I currently focus on two research projects:
- The politics of scandals: as part of my PhD research, I look into the politics of scandals. This work is situated at the intersection of political philosophy, anthropology, sociology and IR. By seeking to answer the question what do scandals do to politics?, I explore the assumption that certain forms of collective political manifestations that generate strong emotional reactions, such as scandals, can form the basis of collective participation and emancipatory politics and/or help explain how mass public opinion is manipulated. For this, I draw from anthropology, on transgression and its relation to the sacred, with authors such as Michael Taussig or Georges Bataille, and sociology, such as Luc Boltanski, to conceptualise how certain events constitute “tests” to institutionalised accounts of reality, on which a certain order is based. Additionally, I engage with IR literature on aesthetics and emotions to develop alternative understandings of justice.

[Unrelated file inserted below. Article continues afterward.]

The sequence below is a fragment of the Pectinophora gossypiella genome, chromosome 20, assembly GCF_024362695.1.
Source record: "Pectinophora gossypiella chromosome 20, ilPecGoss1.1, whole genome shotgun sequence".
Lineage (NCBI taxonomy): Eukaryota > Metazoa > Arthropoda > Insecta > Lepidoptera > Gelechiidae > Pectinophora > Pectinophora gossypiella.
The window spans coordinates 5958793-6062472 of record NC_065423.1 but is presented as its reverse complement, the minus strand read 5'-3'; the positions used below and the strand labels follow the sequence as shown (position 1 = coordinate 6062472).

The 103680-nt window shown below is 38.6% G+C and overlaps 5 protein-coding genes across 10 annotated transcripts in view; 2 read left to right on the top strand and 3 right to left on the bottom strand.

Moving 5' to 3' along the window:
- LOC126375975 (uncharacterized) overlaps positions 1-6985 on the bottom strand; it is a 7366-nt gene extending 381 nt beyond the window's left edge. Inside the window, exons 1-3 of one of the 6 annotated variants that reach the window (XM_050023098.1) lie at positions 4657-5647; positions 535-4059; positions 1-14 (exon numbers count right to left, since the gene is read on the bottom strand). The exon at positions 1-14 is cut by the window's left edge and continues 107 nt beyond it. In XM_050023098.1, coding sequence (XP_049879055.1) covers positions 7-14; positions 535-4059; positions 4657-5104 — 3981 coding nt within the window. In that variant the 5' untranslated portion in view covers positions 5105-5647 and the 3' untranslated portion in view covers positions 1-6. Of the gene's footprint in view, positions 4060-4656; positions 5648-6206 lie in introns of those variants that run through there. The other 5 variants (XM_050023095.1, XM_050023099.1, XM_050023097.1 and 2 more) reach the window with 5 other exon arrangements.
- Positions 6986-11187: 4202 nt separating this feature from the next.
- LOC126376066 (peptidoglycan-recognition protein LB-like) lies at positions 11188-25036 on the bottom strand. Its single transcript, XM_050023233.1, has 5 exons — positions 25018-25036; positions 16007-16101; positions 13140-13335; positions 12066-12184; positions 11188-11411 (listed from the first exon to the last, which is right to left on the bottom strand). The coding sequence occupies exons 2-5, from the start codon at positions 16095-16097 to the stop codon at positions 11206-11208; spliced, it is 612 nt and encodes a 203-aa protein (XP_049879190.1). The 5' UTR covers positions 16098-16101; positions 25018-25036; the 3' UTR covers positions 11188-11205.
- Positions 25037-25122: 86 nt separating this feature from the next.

- Cosmologies of the end: In addition to my PhD research, I've conceived and launched a collaborative project together with other members of the History and Theory of IR chair group. This project aims to explore the conditions of possibility, as well as the consequences of inhabiting, damaged worlds and the building of cosmologies of the end, and asks: How can we conceive of an art of living in the ruins? And how could this art enable us to (re)activate ethical subjectivities and political praxis in order to carve up new beginnings? By exploring these cosmologies, we seek to critically reflect on the opportunities encapsulated by catastrophic visions of the end of time(s). Following Anna Tsing, this project problematises what it means to embrace the ruins as a universal condition in order to envision novel spatio-temporal as well as ethical and political configurations that take up the challenges of decay and transformation. The first part of this project led to the 2019 modes of reasoning lecture and seminar and a EWIS 2020 workshop (postponed to 2021).
|Last modified:||29 July 2020 1.23 p.m.|